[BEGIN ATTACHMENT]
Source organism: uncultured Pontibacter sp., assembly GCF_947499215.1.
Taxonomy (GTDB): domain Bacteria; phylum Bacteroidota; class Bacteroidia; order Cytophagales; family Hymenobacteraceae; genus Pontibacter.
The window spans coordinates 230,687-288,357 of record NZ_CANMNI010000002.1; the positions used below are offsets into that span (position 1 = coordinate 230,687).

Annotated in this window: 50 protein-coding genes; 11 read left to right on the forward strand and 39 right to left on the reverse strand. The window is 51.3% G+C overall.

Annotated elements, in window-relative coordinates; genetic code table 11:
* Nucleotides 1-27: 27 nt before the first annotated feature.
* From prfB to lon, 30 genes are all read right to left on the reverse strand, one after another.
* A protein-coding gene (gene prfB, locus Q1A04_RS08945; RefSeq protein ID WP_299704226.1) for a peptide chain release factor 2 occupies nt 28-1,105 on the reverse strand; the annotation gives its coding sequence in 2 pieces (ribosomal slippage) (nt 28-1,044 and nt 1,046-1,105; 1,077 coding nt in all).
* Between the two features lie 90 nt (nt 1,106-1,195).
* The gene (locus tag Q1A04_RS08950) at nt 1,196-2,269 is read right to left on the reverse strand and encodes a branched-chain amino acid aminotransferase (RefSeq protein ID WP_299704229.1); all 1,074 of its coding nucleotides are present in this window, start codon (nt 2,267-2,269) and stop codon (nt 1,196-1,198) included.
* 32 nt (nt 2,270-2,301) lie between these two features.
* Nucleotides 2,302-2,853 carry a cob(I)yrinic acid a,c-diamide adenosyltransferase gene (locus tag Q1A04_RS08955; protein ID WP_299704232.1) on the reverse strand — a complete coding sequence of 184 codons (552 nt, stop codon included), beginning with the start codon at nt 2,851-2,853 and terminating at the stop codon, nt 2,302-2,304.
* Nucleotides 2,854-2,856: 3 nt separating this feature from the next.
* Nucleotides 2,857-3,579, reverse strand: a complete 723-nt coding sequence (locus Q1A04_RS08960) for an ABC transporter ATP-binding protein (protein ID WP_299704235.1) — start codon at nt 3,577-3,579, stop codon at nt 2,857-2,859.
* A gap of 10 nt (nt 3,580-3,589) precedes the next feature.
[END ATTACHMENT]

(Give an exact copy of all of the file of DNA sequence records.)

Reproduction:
Source organism: uncultured Pontibacter sp., assembly GCF_947499215.1.
Taxonomy (GTDB): domain Bacteria; phylum Bacteroidota; class Bacteroidia; order Cytophagales; family Hymenobacteraceae; genus Pontibacter.
The window spans coordinates 230,687-288,357 of record NZ_CANMNI010000002.1; the positions used below are offsets into that span (position 1 = coordinate 230,687).

Annotated in this window: 50 protein-coding genes; 11 read left to right on the forward strand and 39 right to left on the reverse strand. The window is 51.3% G+C overall.

Annotated elements, in window-relative coordinates; genetic code table 11:
* Nucleotides 1-27: 27 nt before the first annotated feature.
* From prfB to lon, 30 genes are all read right to left on the reverse strand, one after another.
* A protein-coding gene (gene prfB, locus Q1A04_RS08945; RefSeq protein ID WP_299704226.1) for a peptide chain release factor 2 occupies nt 28-1,105 on the reverse strand; the annotation gives its coding sequence in 2 pieces (ribosomal slippage) (nt 28-1,044 and nt 1,046-1,105; 1,077 coding nt in all).
* Between the two features lie 90 nt (nt 1,106-1,195).
* The gene (locus tag Q1A04_RS08950) at nt 1,196-2,269 is read right to left on the reverse strand and encodes a branched-chain amino acid aminotransferase (RefSeq protein ID WP_299704229.1); all 1,074 of its coding nucleotides are present in this window, start codon (nt 2,267-2,269) and stop codon (nt 1,196-1,198) included.
* 32 nt (nt 2,270-2,301) lie between these two features.
* Nucleotides 2,302-2,853 carry a cob(I)yrinic acid a,c-diamide adenosyltransferase gene (locus tag Q1A04_RS08955; protein ID WP_299704232.1) on the reverse strand — a complete coding sequence of 184 codons (552 nt, stop codon included), beginning with the start codon at nt 2,851-2,853 and terminating at the stop codon, nt 2,302-2,304.
* Nucleotides 2,854-2,856: 3 nt separating this feature from the next.
* Nucleotides 2,857-3,579, reverse strand: a complete 723-nt coding sequence (locus Q1A04_RS08960) for an ABC transporter ATP-binding protein (protein ID WP_299704235.1) — start codon at nt 3,577-3,579, stop codon at nt 2,857-2,859.
* A gap of 10 nt (nt 3,580-3,589) precedes the next feature.